Thank you for being a part of the ST hiSTory!

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New Beginnings: “Tuesdays with StoryTapestries” and GoodWorld!

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Exciting news! Story Tapestries will be launching “Tuesdays with StoryTapestries” this November! Starting on Nov. 1., every Tuesday night at 7:00 pm we will be sharing a Facebook Live video for parents in our network to watch with their children and families at story time.  A family moment for the arts – whether sharing a story, a song, or other art form – is a great way for us to get together and explore, learn and create.


Every live video will feature a Story Tapestries family member, and every story will be premised on a specific theme such as “friendship”, “courage” and “perseverance.” We want this to be a resource to parents who are looking for stories and activities that share a positive message.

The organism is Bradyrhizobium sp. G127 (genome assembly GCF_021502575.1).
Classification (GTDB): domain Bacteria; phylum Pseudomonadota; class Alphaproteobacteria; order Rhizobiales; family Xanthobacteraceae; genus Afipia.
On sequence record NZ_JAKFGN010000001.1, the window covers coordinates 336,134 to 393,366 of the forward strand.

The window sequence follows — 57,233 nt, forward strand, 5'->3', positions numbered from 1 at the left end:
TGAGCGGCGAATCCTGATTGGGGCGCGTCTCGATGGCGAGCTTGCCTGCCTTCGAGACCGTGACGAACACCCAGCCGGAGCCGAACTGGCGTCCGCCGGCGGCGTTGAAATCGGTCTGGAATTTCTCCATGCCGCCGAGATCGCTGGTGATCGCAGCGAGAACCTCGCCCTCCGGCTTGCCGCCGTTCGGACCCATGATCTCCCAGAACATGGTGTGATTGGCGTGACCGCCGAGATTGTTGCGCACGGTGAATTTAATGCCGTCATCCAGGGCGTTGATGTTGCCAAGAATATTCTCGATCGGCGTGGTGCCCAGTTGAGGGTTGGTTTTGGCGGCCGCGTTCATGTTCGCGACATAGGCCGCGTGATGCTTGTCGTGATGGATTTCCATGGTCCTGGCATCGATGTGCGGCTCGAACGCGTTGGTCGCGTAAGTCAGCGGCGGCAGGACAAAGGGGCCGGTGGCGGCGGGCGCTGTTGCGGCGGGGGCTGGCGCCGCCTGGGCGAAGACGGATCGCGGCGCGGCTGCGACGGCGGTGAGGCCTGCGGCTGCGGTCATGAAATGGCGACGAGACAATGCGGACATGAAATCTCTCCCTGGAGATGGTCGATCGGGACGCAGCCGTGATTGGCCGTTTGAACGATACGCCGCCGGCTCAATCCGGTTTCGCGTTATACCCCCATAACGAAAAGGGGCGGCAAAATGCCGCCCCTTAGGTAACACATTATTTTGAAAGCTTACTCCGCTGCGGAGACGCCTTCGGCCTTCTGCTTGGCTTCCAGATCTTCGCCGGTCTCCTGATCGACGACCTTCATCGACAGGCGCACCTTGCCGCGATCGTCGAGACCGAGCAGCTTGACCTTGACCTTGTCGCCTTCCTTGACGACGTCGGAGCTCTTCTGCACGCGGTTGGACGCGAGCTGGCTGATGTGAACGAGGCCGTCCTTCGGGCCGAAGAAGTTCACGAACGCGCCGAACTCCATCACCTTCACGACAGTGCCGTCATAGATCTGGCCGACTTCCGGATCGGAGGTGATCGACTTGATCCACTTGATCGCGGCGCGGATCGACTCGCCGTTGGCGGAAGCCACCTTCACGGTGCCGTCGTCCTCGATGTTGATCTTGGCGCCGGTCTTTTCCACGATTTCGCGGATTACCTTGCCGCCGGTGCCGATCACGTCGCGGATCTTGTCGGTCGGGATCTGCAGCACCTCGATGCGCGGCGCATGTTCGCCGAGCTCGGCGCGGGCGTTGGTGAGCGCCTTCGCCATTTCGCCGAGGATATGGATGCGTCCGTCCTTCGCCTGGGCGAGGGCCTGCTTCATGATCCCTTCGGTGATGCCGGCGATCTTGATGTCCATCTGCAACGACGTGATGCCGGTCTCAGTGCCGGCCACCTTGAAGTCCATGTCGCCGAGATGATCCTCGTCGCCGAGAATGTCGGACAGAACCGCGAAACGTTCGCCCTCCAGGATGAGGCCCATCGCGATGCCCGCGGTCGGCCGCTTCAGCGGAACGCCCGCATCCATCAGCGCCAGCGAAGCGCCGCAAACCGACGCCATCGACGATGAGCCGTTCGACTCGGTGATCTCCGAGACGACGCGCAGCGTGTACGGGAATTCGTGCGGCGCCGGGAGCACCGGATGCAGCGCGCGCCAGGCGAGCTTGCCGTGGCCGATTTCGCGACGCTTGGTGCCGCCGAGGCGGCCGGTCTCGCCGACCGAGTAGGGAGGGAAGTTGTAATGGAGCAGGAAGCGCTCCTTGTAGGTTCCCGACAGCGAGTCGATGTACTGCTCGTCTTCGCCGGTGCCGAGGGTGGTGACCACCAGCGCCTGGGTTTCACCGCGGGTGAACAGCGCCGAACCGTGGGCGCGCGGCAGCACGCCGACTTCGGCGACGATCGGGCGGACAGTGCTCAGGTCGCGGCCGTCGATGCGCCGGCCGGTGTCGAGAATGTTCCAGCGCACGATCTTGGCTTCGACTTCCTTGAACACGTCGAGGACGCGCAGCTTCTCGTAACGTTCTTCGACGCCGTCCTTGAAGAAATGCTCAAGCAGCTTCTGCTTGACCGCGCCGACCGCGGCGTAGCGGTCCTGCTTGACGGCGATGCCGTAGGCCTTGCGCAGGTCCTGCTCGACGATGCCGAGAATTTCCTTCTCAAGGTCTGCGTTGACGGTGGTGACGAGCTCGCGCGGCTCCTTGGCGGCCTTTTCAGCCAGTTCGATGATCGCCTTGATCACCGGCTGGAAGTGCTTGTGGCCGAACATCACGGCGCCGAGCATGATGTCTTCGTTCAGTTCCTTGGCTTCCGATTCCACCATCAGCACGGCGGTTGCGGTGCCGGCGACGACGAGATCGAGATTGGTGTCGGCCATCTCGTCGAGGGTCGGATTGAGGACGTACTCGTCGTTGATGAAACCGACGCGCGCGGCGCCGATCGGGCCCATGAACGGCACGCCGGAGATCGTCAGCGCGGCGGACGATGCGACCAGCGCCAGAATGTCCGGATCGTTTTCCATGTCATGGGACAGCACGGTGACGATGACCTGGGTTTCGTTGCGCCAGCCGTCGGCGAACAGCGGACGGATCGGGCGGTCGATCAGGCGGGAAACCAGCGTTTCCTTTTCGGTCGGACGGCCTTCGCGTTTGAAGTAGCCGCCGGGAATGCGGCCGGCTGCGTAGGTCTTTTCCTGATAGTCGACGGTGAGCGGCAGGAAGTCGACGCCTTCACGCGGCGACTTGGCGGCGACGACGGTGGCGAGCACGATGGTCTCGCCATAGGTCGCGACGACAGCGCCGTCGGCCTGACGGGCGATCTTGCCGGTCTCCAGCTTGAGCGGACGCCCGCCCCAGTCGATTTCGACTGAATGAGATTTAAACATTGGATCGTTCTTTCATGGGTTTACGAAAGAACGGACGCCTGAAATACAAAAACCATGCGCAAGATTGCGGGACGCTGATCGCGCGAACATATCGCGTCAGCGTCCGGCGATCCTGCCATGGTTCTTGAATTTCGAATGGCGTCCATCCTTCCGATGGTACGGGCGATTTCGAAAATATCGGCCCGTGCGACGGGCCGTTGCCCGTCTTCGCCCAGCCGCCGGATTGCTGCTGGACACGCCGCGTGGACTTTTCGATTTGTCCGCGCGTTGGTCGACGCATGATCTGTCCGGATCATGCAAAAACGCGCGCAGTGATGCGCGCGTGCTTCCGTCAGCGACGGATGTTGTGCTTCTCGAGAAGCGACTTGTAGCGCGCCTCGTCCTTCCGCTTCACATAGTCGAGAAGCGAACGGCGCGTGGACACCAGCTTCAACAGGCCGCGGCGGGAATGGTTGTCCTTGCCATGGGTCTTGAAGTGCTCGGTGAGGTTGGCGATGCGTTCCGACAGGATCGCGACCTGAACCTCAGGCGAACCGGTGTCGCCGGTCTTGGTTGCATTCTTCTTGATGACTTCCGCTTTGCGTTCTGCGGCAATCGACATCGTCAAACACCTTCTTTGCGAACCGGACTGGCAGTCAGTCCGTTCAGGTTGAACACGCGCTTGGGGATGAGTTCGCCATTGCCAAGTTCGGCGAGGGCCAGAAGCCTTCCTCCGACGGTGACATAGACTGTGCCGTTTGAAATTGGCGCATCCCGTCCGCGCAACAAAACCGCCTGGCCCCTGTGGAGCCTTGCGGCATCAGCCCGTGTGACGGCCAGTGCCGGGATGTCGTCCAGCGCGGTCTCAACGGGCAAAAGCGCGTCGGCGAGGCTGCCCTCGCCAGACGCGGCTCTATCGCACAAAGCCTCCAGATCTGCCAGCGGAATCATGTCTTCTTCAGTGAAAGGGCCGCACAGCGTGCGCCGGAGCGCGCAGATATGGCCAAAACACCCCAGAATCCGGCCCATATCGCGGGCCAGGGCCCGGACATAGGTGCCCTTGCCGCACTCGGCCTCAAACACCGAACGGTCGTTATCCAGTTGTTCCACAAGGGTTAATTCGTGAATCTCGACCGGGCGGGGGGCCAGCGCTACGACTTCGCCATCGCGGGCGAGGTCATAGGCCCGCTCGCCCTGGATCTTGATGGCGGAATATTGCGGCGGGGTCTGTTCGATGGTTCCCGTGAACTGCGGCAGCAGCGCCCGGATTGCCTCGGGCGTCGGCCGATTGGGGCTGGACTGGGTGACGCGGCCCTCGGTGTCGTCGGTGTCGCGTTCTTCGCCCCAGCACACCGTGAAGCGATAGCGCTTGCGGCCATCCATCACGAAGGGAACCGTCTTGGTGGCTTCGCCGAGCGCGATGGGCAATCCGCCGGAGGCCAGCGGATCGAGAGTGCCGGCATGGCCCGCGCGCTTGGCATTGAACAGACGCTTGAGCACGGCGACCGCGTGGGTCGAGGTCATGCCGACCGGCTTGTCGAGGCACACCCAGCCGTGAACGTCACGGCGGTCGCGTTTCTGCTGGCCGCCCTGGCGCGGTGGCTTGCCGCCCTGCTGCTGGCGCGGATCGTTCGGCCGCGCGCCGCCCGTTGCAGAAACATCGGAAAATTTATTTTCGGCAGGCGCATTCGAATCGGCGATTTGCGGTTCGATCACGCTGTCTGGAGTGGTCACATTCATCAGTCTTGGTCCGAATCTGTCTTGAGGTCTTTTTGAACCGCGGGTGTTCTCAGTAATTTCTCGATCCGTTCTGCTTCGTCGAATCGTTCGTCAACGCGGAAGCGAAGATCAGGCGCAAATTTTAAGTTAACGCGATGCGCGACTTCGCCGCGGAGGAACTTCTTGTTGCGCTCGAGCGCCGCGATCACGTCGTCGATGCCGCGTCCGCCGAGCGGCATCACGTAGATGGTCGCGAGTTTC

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At Story Tapestries, we’re always looking for ways to get involved and stay engaged with our local communities. We’re all so looking forward to this new series, and we hope you can support us by being a part of the fun! Look for the first video on Tuesday, Nov. 1 at 7:00 pm with Arianna Ross!

In addition, up until November 1st, GoodWorld is offering anyone who clicks through the link and signs up for GoodWorld a $10 credit that they can immediately donate to Story Tapestries!  We have worked with GoodWorld to improve our ability to gather donations via social media. GoodWorld is like PayPal for not-for-profits, where people can create an account and make donations to their favorite charities.  Please consider following the link this week to send a free donation!

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Thank you so much for your support thus far. We hope we can continue to deliver exciting content for years to come.